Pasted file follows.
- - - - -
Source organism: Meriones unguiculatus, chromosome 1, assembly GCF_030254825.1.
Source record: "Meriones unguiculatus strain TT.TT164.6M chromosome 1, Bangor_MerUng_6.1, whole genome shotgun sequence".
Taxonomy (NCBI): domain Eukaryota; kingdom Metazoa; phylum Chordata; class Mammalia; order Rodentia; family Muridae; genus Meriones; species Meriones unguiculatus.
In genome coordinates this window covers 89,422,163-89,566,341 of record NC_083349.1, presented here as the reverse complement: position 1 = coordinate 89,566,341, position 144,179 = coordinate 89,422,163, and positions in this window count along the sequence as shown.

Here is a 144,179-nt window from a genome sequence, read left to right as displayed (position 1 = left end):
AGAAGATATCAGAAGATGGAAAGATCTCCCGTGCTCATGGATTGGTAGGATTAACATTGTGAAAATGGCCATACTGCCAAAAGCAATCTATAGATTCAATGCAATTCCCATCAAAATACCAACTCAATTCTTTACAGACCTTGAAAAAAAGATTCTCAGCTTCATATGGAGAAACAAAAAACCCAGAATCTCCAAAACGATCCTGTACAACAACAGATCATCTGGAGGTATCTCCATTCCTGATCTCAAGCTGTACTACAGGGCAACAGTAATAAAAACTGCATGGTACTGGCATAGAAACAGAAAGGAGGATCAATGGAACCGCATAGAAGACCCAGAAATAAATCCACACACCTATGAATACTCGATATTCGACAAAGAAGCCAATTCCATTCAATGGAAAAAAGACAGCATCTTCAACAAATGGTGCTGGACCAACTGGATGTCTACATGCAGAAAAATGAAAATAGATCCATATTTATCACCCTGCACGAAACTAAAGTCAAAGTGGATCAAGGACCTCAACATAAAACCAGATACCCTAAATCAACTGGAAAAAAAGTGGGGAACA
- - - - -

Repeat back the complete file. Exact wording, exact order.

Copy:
Source organism: Meriones unguiculatus, chromosome 1, assembly GCF_030254825.1.
Source record: "Meriones unguiculatus strain TT.TT164.6M chromosome 1, Bangor_MerUng_6.1, whole genome shotgun sequence".
Taxonomy (NCBI): domain Eukaryota; kingdom Metazoa; phylum Chordata; class Mammalia; order Rodentia; family Muridae; genus Meriones; species Meriones unguiculatus.
In genome coordinates this window covers 89,422,163-89,566,341 of record NC_083349.1, presented here as the reverse complement: position 1 = coordinate 89,566,341, position 144,179 = coordinate 89,422,163, and positions in this window count along the sequence as shown.

Here is a 144,179-nt window from a genome sequence, read left to right as displayed (position 1 = left end):
AGAAGATATCAGAAGATGGAAAGATCTCCCGTGCTCATGGATTGGTAGGATTAACATTGTGAAAATGGCCATACTGCCAAAAGCAATCTATAGATTCAATGCAATTCCCATCAAAATACCAACTCAATTCTTTACAGACCTTGAAAAAAAGATTCTCAGCTTCATATGGAGAAACAAAAAACCCAGAATCTCCAAAACGATCCTGTACAACAACAGATCATCTGGAGGTATCTCCATTCCTGATCTCAAGCTGTACTACAGGGCAACAGTAATAAAAACTGCATGGTACTGGCATAGAAACAGAAAGGAGGATCAATGGAACCGCATAGAAGACCCAGAAATAAATCCACACACCTATGAATACTCGATATTCGACAAAGAAGCCAATTCCATTCAATGGAAAAAAGACAGCATCTTCAACAAATGGTGCTGGACCAACTGGATGTCTACATGCAGAAAAATGAAAATAGATCCATATTTATCACCCTGCACGAAACTAAAGTCAAAGTGGATCAAGGACCTCAACATAAAACCAGATACCCTAAATCAACTGGAAAAAAAGTGGGGAACA